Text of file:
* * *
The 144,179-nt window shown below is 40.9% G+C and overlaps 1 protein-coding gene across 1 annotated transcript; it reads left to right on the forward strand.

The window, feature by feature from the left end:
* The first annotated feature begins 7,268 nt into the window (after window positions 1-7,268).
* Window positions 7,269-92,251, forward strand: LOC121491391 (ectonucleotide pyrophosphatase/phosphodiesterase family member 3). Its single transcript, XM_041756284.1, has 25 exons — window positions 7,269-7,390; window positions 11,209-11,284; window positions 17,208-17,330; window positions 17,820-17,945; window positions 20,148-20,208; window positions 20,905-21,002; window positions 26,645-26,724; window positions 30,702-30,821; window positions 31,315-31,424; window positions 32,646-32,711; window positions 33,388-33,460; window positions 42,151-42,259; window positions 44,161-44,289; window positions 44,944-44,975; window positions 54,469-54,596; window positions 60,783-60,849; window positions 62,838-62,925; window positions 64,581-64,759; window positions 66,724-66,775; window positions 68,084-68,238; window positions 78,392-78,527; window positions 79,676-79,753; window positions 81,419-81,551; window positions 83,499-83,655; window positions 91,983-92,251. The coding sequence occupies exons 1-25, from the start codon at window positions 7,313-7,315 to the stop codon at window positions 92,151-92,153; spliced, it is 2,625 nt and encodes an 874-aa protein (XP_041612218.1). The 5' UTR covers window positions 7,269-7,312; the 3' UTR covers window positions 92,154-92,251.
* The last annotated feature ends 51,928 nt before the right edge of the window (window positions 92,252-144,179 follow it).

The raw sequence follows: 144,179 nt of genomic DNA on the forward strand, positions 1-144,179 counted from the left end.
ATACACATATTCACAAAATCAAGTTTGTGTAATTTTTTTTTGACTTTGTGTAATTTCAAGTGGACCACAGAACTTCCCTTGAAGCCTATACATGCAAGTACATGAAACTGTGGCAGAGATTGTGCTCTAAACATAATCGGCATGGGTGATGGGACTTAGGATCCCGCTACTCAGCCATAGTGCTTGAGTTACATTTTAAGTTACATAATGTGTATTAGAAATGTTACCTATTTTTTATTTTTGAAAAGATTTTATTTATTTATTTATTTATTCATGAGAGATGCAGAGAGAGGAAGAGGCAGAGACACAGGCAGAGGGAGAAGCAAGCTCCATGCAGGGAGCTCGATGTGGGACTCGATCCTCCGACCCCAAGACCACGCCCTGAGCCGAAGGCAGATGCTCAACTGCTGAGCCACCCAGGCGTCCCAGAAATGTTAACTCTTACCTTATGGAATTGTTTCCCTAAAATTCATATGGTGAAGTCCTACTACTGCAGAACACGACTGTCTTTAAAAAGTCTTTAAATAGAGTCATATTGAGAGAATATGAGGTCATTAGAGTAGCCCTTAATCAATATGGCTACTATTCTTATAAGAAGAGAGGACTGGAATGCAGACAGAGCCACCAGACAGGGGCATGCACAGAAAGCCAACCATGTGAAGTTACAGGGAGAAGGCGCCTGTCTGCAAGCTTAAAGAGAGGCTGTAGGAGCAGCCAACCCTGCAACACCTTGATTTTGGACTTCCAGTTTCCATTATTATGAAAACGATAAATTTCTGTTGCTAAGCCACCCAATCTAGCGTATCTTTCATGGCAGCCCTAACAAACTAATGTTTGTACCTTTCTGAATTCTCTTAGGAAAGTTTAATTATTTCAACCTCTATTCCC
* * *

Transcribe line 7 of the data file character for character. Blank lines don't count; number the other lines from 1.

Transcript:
ATACACATATTCACAAAATCAAGTTTGTGTAATTTTTTTTTGACTTTGTGTAATTTCAAGTGGACCACAGAACTTCCCTTGAAGCCTATACATGCAAGTACATGAAACTGTGGCAGAGATTGTGCTCTAAACATAATCGGCATGGGTGATGGGACTTAGGATCCCGCTACTCAGCCATAGTGCTTGAGTTACATTTTAAGTTACATAATGTGTATTAGAAATGTTACCTATTTTTTATTTTTGAAAAGATTTTATTTATTTATTTATTTATTCATGAGAGATGCAGAGAGAGGAAGAGGCAGAGACACAGGCAGAGGGAGAAGCAAGCTCCATGCAGGGAGCTCGATGTGGGACTCGATCCTCCGACCCCAAGACCACGCCCTGAGCCGAAGGCAGATGCTCAACTGCTGAGCCACCCAGGCGTCCCAGAAATGTTAACTCTTACCTTATGGAATTGTTTCCCTAAAATTCATATGGTGAAGTCCTACTACTGCAGAACACGACTGTCTTTAAAAAGTCTTTAAATAGAGTCATATTGAGAGAATATGAGGTCATTAGAGTAGCCCTTAATCAATATGGCTACTATTCTTATAAGAAGAGAGGACTGGAATGCAGACAGAGCCACCAGACAGGGGCATGCACAGAAAGCCAACCATGTGAAGTTACAGGGAGAAGGCGCCTGTCTGCAAGCTTAAAGAGAGGCTGTAGGAGCAGCCAACCCTGCAACACCTTGATTTTGGACTTCCAGTTTCCATTATTATGAAAACGATAAATTTCTGTTGCTAAGCCACCCAATCTAGCGTATCTTTCATGGCAGCCCTAACAAACTAATGTTTGTACCTTTCTGAATTCTCTTAGGAAAGTTTAATTATTTCAACCTCTATTCCC